Please don’t infer that I should have my mental health or life figured out by now or that I should just get over it. I live in a complex and fallen world, where there aren’t always clearly defined diagnoses or answers. 

I think about the book of Job and how it details his intense testing, suffering, and response. Job’s friends made many wrong assumptions about him, declaring him guilty and deserving of God’s punishment. But from God’s perspective, we see that Job’s suffering was but a test of Job’s good character, further proving his righteousness.  

In the end, God held space for Job’s heartache but rebuked Job’s friends for their insensitivity and lack of empathy. A reason for suffering isn’t always given. It often remains a mystery to us.

Perhaps the best thing that Job’s friends did was sit with Job for that first week in silence. It was when they thought they knew the answers and opened their mouth to “educate” Job that they failed.

3. Ask how you can best pray for me

I appreciate earnest and intercessory prayers for deliverance from my mental illness. But even after years of many brothers and sisters sincerely praying for my healing, God has not chosen to do so. I am learning to accept that God may be asking me to live through my mental illness by his grace rather than to be saved out of it.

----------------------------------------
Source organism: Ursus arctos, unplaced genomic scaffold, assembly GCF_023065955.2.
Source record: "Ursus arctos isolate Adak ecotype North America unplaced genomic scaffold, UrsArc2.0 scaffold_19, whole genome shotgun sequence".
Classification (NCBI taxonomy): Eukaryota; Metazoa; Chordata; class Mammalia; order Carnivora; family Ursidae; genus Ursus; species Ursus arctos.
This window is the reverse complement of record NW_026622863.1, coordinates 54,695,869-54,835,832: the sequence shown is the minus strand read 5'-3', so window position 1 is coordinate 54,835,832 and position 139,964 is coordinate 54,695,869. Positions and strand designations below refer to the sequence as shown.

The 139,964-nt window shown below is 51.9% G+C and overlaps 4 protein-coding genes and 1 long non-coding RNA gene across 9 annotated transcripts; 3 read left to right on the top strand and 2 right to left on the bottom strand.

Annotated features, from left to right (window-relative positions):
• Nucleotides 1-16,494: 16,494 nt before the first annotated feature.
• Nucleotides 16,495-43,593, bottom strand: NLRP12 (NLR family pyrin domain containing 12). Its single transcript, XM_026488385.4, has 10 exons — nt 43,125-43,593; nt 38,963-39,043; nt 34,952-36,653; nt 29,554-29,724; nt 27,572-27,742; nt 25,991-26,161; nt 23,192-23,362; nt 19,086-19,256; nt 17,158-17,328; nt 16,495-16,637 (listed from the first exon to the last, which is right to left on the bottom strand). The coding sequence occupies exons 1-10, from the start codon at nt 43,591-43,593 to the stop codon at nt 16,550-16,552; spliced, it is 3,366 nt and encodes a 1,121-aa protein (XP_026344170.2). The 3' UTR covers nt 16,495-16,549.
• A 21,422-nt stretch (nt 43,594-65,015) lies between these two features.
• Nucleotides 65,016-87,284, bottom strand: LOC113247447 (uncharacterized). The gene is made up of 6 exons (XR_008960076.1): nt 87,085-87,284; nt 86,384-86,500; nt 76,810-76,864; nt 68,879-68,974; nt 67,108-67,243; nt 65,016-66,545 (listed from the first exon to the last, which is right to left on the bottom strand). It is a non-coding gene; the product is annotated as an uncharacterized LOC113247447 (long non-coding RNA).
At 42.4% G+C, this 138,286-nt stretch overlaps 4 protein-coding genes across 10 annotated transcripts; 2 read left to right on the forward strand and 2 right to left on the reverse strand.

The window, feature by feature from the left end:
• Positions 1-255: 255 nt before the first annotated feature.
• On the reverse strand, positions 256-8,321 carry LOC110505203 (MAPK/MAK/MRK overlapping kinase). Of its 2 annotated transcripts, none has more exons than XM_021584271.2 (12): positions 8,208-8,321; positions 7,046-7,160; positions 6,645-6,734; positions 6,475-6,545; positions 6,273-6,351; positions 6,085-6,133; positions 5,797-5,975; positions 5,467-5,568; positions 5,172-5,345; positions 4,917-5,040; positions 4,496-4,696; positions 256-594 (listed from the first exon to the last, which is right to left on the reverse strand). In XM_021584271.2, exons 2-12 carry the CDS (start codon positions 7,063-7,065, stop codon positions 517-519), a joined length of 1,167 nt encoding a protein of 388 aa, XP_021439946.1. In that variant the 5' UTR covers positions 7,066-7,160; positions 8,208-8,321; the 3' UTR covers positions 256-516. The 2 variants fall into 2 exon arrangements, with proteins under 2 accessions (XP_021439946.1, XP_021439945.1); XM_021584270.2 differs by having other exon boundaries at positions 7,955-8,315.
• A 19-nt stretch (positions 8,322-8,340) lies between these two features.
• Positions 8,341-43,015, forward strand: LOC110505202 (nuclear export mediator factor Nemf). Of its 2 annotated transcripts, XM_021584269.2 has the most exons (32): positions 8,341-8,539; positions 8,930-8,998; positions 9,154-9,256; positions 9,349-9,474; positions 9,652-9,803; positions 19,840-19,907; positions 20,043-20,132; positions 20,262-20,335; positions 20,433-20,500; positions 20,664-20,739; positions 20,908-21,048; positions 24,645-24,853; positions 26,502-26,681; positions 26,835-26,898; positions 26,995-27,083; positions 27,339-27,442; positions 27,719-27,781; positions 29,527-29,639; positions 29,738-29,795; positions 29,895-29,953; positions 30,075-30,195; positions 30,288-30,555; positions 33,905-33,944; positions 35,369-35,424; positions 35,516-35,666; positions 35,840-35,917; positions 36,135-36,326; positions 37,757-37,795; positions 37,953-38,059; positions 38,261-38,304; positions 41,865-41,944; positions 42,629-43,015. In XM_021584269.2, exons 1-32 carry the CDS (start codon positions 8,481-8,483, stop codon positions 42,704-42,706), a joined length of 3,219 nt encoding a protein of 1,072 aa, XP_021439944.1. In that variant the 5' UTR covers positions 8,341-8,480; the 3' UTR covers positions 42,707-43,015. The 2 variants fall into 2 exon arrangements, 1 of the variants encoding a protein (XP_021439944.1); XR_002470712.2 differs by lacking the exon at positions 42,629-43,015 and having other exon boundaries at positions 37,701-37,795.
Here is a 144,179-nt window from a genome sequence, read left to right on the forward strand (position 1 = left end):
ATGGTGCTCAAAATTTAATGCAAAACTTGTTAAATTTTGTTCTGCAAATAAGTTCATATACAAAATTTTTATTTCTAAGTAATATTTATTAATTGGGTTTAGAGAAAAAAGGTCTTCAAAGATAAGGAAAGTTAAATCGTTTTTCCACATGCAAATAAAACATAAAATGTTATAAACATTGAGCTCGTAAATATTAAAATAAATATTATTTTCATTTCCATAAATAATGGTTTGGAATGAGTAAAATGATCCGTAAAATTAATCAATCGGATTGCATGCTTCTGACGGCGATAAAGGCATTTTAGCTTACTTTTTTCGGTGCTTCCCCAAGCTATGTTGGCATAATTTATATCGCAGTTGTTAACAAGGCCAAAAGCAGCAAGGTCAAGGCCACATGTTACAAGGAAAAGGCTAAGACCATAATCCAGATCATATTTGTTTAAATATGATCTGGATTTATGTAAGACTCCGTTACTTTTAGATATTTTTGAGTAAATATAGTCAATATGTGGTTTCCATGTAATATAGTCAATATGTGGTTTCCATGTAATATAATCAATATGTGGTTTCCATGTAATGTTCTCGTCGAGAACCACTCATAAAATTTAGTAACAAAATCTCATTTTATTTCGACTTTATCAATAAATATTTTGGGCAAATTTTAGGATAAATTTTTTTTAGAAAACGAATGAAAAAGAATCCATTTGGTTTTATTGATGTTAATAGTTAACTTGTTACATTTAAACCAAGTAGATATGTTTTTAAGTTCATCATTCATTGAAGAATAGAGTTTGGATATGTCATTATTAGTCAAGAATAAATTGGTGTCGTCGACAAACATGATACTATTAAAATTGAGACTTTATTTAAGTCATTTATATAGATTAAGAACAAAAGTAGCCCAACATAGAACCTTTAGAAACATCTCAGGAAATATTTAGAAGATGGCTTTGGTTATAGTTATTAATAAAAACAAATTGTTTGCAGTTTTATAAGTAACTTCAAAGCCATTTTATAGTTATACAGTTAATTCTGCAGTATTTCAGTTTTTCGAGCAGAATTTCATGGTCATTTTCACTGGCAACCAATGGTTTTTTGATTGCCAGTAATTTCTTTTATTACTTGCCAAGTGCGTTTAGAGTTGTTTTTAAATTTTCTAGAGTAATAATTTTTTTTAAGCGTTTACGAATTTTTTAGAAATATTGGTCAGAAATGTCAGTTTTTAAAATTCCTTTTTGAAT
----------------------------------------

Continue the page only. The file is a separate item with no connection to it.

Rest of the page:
Recently, I have been asking friends to pray that I would become calmer, that I would accept my mental illness and be a good steward of the mental health and energy God has given me. Pray that my experience would make me care more for others who suffer, and that God would develop my character through my limitations and difficulties.

4. A sincere and simple check-in goes a long way

The most meaningful gift anyone can offer me is a curious, caring “how are you?” (and not in the typical North American-style casual greeting way). I highly value when family and friends check in with me periodically to see how I am doing. In my mental health journey, the most valuable gift anyone can offer is to listen and pray for me.